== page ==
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Africa and Climate Change: Can Africa Manage on Its Own?

Africa, ironically the smallest offender in terms of CO2 emissions, is predicted to be the

region that will be the worst affected by global warming and climate change. And, unlike

some other regions with their concerns about the more or less distant future, Africa has

already experienced the detrimental effects of climate change. The Sahel droughts in

1970s and 1980s killed over a million of people in West Africa and resulted in the loss of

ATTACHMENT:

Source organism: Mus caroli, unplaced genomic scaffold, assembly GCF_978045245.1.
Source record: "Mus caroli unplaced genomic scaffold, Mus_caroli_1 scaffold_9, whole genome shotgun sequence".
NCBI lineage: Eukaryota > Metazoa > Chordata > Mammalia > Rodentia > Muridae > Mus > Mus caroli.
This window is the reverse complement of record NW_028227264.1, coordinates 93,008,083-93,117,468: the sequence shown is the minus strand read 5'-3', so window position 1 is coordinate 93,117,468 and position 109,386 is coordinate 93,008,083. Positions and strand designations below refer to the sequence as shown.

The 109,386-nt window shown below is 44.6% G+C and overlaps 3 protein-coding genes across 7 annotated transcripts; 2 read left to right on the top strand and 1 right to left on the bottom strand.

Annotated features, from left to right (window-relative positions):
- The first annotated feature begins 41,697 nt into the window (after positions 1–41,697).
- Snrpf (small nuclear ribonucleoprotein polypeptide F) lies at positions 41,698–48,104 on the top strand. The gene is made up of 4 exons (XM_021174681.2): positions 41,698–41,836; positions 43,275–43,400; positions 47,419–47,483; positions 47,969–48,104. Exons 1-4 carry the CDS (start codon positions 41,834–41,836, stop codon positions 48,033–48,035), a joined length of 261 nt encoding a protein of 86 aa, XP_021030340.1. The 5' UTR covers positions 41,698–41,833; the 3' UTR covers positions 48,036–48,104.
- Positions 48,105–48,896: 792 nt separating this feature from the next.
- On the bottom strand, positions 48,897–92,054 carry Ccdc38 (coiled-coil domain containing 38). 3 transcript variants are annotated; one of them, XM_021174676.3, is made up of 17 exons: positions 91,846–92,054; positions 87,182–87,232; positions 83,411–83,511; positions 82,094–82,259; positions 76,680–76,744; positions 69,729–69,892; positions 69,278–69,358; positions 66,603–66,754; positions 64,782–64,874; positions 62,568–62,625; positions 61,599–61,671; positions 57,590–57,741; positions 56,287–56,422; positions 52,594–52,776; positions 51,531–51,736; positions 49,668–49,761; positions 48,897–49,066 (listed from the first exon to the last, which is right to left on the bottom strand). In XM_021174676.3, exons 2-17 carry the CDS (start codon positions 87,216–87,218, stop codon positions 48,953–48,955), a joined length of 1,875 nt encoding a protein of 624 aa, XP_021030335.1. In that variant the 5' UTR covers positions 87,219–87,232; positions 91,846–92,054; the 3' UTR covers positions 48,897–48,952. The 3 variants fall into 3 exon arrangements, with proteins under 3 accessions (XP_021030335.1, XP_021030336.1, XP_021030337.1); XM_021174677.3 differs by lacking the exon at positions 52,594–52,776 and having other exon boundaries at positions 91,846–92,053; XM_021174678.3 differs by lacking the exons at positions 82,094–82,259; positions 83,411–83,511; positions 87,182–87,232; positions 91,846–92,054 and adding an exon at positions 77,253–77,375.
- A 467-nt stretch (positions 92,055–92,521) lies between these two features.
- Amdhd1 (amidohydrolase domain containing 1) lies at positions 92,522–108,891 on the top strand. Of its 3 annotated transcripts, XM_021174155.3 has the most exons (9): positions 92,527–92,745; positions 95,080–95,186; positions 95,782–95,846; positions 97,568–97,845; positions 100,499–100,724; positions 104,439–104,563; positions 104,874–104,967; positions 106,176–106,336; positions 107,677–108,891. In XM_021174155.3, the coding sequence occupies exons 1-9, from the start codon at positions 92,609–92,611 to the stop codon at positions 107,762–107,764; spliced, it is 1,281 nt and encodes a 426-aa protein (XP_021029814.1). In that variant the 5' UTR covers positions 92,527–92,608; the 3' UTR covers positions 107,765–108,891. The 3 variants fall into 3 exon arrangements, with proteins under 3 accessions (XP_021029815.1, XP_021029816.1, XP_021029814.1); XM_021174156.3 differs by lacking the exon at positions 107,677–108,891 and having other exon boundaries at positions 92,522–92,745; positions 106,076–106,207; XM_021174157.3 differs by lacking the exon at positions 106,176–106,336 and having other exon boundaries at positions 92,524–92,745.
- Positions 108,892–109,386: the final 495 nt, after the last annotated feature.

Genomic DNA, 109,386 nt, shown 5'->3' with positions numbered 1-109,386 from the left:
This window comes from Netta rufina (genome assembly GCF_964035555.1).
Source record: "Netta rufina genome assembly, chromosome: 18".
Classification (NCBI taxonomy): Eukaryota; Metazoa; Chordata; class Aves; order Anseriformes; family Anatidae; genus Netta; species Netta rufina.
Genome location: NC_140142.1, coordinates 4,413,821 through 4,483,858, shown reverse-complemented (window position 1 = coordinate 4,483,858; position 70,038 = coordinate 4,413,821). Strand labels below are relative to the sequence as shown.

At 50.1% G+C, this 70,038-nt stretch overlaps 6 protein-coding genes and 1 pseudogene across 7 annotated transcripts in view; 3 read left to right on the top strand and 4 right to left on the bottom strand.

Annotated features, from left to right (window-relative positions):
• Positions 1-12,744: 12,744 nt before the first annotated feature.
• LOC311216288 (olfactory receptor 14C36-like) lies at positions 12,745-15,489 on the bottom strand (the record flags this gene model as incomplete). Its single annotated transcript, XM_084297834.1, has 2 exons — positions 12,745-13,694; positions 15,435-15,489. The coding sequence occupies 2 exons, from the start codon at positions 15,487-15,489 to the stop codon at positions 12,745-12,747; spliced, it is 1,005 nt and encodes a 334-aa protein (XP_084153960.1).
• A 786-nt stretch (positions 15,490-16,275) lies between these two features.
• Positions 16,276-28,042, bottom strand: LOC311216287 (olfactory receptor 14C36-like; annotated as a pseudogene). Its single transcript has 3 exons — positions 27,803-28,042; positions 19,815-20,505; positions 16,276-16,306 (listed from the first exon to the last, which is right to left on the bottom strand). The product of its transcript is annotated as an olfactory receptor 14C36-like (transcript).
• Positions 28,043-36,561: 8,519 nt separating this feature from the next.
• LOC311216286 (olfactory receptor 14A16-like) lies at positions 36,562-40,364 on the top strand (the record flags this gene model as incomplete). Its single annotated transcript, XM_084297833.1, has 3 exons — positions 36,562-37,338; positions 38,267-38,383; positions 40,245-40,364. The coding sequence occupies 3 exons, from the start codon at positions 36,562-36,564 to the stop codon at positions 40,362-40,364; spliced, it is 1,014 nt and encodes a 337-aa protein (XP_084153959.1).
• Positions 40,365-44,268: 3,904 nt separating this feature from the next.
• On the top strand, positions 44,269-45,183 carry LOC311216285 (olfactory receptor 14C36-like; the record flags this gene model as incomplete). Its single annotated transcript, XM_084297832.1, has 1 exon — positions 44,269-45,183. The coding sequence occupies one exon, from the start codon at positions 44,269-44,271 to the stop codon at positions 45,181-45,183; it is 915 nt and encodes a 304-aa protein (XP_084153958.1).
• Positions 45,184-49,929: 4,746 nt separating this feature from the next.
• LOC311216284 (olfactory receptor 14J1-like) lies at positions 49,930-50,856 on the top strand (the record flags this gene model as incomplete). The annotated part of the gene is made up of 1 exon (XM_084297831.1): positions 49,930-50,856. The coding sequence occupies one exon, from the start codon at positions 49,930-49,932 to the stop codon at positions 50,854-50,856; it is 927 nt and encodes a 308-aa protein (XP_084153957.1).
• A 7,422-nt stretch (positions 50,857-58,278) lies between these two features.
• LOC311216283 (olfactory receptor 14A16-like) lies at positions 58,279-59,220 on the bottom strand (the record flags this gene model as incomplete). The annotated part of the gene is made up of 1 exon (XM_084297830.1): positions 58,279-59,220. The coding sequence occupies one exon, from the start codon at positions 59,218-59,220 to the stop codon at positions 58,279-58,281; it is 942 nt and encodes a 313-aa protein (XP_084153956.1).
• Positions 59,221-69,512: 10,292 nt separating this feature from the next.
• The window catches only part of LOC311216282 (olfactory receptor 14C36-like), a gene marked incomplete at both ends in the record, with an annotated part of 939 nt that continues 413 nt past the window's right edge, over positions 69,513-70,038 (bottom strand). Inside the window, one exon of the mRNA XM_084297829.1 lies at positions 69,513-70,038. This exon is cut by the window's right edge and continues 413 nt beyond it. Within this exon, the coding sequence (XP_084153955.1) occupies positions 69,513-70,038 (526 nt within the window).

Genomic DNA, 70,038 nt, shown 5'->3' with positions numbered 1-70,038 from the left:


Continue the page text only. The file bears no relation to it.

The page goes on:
valuable grassland, savanna, and other resources crucial for the livelihoods of the people.

Cyclones that hit Mozambique in 2000 displaced 500,000 people and left 950,000 people

dependent on humanitarian assistance. The 2002-2003 drought left an estimated 14

million people in need of food aid. A flood in Uganda in 2007 left 400 thousand people

homeless, diminished food supplies, and displaced the wildlife in the area. Such

occurrences can only be expected to increase, both in frequency and in intensity, as the

world becomes warmer. Will Africa be able to handle climate-related disasters on its own?


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